“The chamber had asked for this, and it is great that they have acted on the request of the business community,” said Thomson.

Most of the workers in the program already have jobs here and are hoping to apply for permanent resident status. The local program run by Community Futures recommends people for this status if they meet eligibility requirements related to education, work experience, a language test, a job offer in the West Kootenay, the intent to reside in the West Kootenay, and a certain level of personal funds.

It gives priority to people employed in jobs that are known to be difficult to fill in the West Kootenay.

Program co-ordinator Erin Rooney says RNIP has so far recommended 240 people for permanent resident status. Adding their family members, this amounts to about 460 people, she says.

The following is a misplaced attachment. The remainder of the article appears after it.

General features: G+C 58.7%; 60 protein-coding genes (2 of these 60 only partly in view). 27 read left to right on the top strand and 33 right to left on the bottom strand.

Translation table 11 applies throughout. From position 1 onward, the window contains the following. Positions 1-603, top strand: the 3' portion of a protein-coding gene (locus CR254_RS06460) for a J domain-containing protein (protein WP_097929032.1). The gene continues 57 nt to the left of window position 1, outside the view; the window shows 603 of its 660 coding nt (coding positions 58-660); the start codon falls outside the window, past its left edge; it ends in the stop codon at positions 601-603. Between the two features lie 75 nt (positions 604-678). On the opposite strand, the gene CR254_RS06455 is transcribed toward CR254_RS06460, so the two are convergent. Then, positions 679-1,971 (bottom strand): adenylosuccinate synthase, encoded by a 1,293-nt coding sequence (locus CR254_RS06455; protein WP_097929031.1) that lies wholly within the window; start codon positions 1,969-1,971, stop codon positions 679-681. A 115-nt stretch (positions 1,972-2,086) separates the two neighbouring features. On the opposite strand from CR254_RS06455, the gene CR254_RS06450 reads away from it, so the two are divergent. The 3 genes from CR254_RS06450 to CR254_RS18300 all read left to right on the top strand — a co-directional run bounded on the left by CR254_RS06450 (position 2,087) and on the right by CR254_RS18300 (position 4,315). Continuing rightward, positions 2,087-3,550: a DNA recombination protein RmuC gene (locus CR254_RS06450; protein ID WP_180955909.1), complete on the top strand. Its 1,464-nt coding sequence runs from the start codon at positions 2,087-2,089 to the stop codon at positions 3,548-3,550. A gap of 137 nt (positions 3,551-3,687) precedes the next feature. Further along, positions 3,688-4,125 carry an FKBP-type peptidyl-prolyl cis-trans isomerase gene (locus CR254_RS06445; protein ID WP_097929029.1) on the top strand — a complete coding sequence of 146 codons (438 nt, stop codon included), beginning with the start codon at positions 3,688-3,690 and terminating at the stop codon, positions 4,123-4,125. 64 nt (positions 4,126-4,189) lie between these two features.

“Employers are very happy to have this pilot,” she says. “They wanted it extended. A lot of employers have told me they wouldn’t have been able to continue serving customers or the public the way they do without RNIP.”


Unemployment numbers in Kootenay region drop compared to rest of B.C.

New Selkirk College student housing to be built in Castlegar, Nelson

2021 census shows number of seniors over 85 expected to triple in next 25 years

Tagalog and Punjabi are Nelson’s fastest growing languages

Immigration pilot targets hard-to-fill jobs in West Kootenay

Census data shows linguistic diversity on the rise in Canada

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Bill Metcalfe

About the Author: Bill Metcalfe

I have lived in Nelson since 1994 and worked as a reporter at the Nelson Star since 2015.